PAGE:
Depending on the type, fertility and porosity of the soil in the planting area you might want to mix in a soil amendment to the native soil removed from the planting hole. When planting Itea in dense clay or poor quality soil it is beneficial to thoroughly mix in some good organic matter such as composted cow manure, mushroom compost, and/or a good planting mix at a 25% ratio with the soil removed from the planting hole. When planting in very sandy or quick-draining soil, mix in some top soil, peat moss and/or compost to enhance moisture retention. When planting in fertile, loamy, well-drained moist soil there is no need for adding a soil amendment.


Step 3

To remove your Itea from the container it was growing in, firmly grasp the base of the plant and very gently try to lift and remove it from its container. If the rootball is stuck in the container either cut the container away or place the plant on it's side and gently pound on the side of the container to loosen the rootball. After having removed the plant from the container, gently loosen some feeder roots around the surface of the rootball. If root bound, you can spray the sides and bottom of the root ball with a stream of water from a garden hose. This usually helps to wash away some soil from the exterior of the root ball making it easier to loosen roots.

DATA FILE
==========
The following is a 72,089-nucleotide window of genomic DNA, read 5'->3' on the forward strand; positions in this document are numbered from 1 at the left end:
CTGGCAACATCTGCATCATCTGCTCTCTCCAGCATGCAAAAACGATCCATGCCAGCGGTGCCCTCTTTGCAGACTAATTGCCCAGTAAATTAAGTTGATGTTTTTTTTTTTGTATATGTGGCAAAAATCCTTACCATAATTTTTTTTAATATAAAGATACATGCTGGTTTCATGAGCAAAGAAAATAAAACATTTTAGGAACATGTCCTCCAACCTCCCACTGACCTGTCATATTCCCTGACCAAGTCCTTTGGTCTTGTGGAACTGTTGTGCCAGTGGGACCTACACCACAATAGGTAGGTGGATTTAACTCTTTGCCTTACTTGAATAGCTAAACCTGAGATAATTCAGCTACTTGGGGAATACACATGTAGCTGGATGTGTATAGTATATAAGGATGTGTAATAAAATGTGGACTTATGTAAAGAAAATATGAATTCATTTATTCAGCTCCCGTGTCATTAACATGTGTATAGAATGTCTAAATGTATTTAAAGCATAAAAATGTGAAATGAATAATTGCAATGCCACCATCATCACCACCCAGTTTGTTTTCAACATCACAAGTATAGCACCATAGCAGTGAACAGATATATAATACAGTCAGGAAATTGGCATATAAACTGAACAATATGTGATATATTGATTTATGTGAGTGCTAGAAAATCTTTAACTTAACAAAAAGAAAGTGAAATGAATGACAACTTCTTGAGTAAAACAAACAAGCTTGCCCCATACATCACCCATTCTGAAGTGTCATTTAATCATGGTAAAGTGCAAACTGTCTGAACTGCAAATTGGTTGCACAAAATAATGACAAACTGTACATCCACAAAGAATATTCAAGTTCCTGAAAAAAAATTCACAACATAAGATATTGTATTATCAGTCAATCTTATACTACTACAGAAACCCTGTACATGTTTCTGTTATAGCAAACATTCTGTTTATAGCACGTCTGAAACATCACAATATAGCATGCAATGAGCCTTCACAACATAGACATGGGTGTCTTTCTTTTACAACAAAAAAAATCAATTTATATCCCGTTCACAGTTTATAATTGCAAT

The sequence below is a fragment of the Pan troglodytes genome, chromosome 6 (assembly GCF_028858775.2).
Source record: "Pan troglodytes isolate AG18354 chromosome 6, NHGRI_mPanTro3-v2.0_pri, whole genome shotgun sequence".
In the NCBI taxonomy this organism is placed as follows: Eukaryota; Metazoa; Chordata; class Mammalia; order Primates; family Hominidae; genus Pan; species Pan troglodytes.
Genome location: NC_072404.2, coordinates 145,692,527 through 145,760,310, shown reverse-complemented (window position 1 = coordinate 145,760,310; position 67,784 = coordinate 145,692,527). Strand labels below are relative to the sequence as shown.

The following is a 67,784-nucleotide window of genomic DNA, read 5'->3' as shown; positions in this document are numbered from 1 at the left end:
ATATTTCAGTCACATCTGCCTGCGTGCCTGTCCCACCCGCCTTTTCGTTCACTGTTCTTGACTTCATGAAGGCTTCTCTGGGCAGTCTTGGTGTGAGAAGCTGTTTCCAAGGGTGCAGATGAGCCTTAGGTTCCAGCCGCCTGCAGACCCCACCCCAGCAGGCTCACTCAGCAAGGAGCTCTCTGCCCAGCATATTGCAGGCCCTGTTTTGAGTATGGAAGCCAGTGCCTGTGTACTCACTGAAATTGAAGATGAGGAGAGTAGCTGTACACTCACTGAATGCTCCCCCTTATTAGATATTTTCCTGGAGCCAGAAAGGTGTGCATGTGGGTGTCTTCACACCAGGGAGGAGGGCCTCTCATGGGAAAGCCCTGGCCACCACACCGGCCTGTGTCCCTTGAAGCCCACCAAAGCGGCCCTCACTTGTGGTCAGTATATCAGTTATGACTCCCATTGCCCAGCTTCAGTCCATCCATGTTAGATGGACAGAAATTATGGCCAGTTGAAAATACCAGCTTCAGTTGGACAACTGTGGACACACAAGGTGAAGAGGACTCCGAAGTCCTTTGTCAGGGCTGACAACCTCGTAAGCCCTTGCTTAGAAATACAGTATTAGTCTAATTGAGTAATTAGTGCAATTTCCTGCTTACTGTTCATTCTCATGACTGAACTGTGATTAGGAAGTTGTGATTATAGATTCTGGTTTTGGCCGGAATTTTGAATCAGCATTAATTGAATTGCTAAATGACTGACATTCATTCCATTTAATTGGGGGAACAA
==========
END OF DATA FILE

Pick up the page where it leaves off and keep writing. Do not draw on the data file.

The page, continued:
Step 4
If you are planting in well-drained soil set your Itea shrub in the planting hole so that the top edge of the rootball is at ground level. If necessary, add some backfill soil mixture to the bottom of the hole to achieve proper planting height. 




Step 5

After setting your Itea shrub in the planting hole, use one hand to hold the plant straight and your other hand to begin back-filling your soil mixture around the root ball, tamping as you go to remove air pockets. When you have filled the hole to the halfway point you can soak the soil. Then continue back-filling to the top edge of the root ball.


Step 6 (Optional)

When planting your Itea in a site far away from a water source you can use remaining soil mixture to build a water retaining berm (catch basin) that is several inches high around the outside perimeter of the planting hole. This basin will help to collect water from rainfall and irrigation often reducing the need for hand-watering. The berm can be removed after a growing season or whe the plant has established itself.


Step 7

Next, deeply water the planting area, including the root ball, to a depth equal to the height of the root ball. For an extra boost, you can water your newly planted Itea with a solution of Root Stimulator, which stimulates early root formation and stronger root development. Root Stimulator reduces plant shock and promotes greener, more vigorous plants.


Step 8

To conserve moisture and to suppress weed growth, apply a 1 to 2" layer of aged, shredded or chipped wood mulch or pine straw around the planting area. Avoid using freshly chipped or shredded wood for mulch until it has cured in a pile for at least 6 months, a year is better. Also avoid placing or piling mulch directly against the base of your plant as this could cause the bark to rot.